Photographer's Note

The town of Black River lies at the mouth of the actual Black River that empties into the Caribbean on the SW side of Jamaica. The Black River is the longest in Jamaica (all of 70km (44mi) long). It winds through an large area of wetlands known as the Great Morass (325 sqkm, 125 sqmi). Although the river water is actually clear, the peat moss covering the bottom is what gives it the name. Before the days of synthetic dyes, the town of Black River was one of more influential in Jamaica due to its production of black textile dies (I don't know, but I would be inclined to assume the peat moss and the dye are related).

The town is known among tourists for the safaris that leave from there to view the diverse wildlife within the Morass. This includes crocodiles, which happen to be on the endangered species list here. See the photo here on TE by Andy of a crocodile park in the region.

Being a coastal town, Black River is also expected to have at least some skill at the catching and frying of fish.

The mega-resort specialists Sandals are nearing completion of an all-inclusive resort near Whitehouse, less than 30 minutes to the west of Black River (in fact, a taxi driver told me they have opened or will open part of their facility this season). While the dismal purpose of an all-inclusive doesn't foster much interaction with locals, I would think that the tourist flow through Black River will increase at least noticeably with the opening of the resort.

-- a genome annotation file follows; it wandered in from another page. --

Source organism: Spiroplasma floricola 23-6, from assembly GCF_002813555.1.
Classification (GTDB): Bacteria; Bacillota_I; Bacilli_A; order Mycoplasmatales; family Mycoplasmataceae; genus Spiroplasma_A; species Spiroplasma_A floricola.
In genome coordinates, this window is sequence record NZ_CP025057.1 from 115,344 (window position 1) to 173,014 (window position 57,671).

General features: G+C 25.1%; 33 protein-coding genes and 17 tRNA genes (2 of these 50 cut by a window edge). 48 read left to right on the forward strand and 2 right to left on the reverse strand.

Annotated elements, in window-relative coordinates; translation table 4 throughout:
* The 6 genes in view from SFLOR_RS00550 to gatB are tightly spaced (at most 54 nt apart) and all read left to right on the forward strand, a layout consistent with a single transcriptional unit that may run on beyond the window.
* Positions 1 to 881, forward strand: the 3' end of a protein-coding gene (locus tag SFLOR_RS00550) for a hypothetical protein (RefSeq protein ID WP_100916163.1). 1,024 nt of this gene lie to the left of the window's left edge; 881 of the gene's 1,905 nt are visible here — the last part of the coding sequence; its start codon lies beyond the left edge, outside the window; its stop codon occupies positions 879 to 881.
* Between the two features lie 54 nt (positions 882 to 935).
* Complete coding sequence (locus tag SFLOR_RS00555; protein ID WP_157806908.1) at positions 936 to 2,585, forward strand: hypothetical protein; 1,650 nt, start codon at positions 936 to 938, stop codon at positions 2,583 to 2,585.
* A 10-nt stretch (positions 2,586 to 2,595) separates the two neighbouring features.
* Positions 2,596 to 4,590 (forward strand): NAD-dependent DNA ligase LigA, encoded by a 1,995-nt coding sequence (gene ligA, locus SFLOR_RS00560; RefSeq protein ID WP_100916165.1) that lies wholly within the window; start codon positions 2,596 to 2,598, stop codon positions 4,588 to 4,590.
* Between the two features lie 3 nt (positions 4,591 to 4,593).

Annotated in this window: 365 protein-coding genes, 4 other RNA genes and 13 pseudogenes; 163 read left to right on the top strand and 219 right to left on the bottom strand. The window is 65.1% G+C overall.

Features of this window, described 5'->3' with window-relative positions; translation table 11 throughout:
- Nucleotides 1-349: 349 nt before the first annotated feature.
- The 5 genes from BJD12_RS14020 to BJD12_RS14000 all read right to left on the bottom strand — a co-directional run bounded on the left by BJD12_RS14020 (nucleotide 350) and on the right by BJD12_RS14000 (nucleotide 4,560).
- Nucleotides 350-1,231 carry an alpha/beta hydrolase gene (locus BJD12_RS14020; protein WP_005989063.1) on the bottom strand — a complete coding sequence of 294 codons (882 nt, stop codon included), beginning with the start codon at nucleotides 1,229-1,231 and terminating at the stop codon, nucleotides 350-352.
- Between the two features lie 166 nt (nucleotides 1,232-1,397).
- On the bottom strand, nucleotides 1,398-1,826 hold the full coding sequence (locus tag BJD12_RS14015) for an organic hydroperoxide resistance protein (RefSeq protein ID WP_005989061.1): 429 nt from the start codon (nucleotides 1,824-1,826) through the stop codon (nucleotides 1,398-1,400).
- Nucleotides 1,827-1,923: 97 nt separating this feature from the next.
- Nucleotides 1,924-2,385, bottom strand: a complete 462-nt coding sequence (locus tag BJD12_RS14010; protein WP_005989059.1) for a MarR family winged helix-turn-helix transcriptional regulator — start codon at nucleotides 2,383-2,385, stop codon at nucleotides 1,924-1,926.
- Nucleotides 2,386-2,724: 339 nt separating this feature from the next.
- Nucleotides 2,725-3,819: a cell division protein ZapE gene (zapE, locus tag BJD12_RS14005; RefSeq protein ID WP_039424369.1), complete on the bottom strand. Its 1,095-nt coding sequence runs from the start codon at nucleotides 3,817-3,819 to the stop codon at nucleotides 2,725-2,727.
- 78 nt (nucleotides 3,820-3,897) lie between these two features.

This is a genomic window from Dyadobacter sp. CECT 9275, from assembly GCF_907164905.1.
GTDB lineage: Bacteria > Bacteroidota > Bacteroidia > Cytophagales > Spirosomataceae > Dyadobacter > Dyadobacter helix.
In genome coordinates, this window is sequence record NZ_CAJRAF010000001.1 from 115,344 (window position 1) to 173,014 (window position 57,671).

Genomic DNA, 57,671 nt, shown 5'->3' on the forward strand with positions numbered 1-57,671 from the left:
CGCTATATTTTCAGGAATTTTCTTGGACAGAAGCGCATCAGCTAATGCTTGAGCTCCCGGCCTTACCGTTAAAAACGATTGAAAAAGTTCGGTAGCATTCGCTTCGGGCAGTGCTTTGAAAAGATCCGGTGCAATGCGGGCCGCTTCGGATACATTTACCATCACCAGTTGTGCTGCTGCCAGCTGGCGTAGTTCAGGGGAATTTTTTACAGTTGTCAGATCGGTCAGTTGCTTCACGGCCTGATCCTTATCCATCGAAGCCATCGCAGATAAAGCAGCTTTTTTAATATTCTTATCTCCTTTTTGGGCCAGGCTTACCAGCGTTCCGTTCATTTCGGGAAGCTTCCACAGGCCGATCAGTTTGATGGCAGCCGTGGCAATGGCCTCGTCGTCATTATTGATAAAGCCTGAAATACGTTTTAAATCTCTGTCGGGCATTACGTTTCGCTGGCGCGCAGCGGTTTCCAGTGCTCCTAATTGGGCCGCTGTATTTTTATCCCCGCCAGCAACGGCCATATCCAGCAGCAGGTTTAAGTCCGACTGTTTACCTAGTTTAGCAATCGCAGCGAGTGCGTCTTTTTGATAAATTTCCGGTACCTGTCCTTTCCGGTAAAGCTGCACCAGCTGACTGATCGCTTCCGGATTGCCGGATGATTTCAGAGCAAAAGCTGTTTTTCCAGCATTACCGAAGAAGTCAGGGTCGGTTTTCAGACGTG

Until Sandals Whitehouse, there has been relatively little tourist trade on the southern coast of Jamaica. A few isolated events such as Black River safaris, Bamboo Avenue, and YS Falls attract the more adventurous, but most of the tourist trade is on the north and west coasts. Perhaps this is why Sandals advertises their Whitehouse resort as the "Real Jamaican" destination, but anyone who believes an all-inclusive is the "Real Jamaica" is sadly sadly mistaken.


Along the beach to the south and east of Black River's mouth is a narrow strip of houses, smack dab on the beach with the Morass in their back yard. This was taken from the front "yard" of a friend's house (their front yard being a two meter stretch of sand between the seawall and high tide). Originally I was aiming for the birds, but noticed the clutter of the town came through tolerably well. At full 10x zoom, and there's some heat waves over the far shore, but I increased the contrast considerable and tweaked the colours. Cropped and resized.

ISO 50, focal 63mm, EC 0.0

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Additional Photos by Johnny Five (johnnyfive) Silver Star Critiquer/Silver Note Writer [C: 22 W: 1 N: 44] (94)
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